I'm going to have a try at the printed work because I think Helprin is trying to do something that needs doing. I
think he is trying to cast a line from World War II to the present and show the seeds that have brought us where we are today - the difference between paper wealth and real productivity, and between image and identity. He's up to the challenge. I'm reserving judgment on whether he's accomplished it or not.
This is one of the few occasions that I've felt a narrator truly compromised my experience of a book. Too bad. Runnette has a nice voice, but he takes elegiac to a new high (or low) here.
Lyrical, gorgeous and romantic.
The Piano, Frank Conroy: New York City; the 1940s; Glorious romantic style. Overcoming great obstacles against hard reality; growing into adulthood through travail and an unwillingness to give up.
Enunciation, an ability to manage voices well and convincingly. Easy to listen to for nearly 30 hours.
It made me patiently watch and engage, unusual for me.
Give this book a chance, but be prepared to sip. This is poetry as well as fiction, and it requires time and attention. I found it well worth it.
Not for me. It is not a book I would recommend to any of my friends.
This author just goes on and on with his descriptions. I found my mind wandering off because of all of the unnecessary imagery.
Years ago I read Helprin’s A Soldier in the Great War and found it to be an impressive description of the stupidity of war. In Sunlight and in Shadow he jumps back to WWII from a somber post WWII present. The portions of the book that cover the war are first rate. Unfortunately his descriptions of Harry’s romance with a young singer in NYC is too sophomoric and so overwhelmingly romanticized they are difficult to listen to. The words cloy. Perhaps this is due to the bated breath or the reader; as if this love affair between a thirty something vet and Katherine (no virgin) were something on the pedestal of adolescence. There is a bit of F. Scott Fitzgerald to the scenes in the Hamptons among the well-heeled set. This is juxtaposed to the gritty business of protection rackets in NYC. The book is also interminably long due to rambling descriptions and a fondness for employing an excess of adjectives. If you can get past the saccharine romance and the ponderous verbiage there is a good story with a bit of depressing and maybe inevitable ending.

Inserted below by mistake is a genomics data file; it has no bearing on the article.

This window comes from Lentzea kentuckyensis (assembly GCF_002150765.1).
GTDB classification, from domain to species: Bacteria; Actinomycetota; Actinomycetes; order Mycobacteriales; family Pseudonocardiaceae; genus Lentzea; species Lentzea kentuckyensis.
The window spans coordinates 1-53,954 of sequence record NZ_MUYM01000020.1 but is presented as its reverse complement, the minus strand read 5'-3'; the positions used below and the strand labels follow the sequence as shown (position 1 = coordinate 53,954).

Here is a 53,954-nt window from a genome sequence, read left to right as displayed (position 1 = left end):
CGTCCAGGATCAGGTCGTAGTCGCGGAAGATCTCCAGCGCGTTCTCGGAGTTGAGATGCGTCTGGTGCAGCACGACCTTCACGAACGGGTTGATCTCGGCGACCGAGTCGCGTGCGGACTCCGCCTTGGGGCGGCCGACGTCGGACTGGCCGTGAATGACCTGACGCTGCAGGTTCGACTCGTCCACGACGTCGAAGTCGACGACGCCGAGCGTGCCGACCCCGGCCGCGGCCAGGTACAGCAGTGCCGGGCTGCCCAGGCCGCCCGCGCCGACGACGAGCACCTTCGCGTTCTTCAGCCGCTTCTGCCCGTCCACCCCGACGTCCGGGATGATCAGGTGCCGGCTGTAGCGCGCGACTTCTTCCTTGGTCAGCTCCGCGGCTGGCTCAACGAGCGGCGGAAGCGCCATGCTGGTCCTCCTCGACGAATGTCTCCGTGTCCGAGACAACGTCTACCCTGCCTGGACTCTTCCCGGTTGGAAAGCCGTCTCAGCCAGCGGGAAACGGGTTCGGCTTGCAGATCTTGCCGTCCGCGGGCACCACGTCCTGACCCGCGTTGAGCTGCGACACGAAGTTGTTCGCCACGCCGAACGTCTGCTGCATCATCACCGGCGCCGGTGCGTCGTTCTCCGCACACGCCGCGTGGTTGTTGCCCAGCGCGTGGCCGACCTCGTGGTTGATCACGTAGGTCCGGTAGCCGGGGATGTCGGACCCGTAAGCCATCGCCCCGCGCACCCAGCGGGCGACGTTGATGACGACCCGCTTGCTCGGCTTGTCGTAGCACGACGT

Read the written word
Narration combined with incredibly detailed description of every breath and every button. Too much. I had to stop.
Character development, story line, evocations of NYC at a particular time.
Never! I finally went to the library and borrowed the hard copy to read as I could not stand the sing-song quality of his voice, What a disservice to the terrific work of a very talented writer.
i now am interested in war stories
he drove me crazy with to much long detailed descriptions. i would often forget what it was he was talking about. my mind wandering off and wishing to just hear story
will avoid this author
I LOVED this book, though the ending broke my heart. I couldn't, couldn't believe that Helprin would persevere, would end it as he did. And yet, all the way through this stunning, brilliant book, he never compromised, always told the truth. The language is simply ravishing, direct and yet so illuminating, so unanticipated. Often very funny, even. I loved his description of society dames:
"Evelyn, were she in the slightest bit malevolent, could concentrate upon him the female death ray that only a mother-in-law or potential mother-in-law can deploy, that comes from frustration of a hundred types, that is as old as the monkeys, and for which there is no antidote.
"Park Avenue and its environs". . . "were full of caked and powdered reptilian women and florid panting men who lived to shop and eat, with muscles evolved mainly for approaching a maitre d', lifting a poodle, or carrying glistening packages. At home these people did not breathe. There was no air, no room to move, no space to stretch out an arm without shattering Lalique, no sunshine, no water, no waves, only a coffin-like bella figura of life as still as a wax dummy."
A tour de force, a simply wonderful wonderful book. I can't praise it enough.
And Sean Runnette's gentle voice was perfect for this book. Peaceful and lovely to listen to--a very fine matching of voice and book.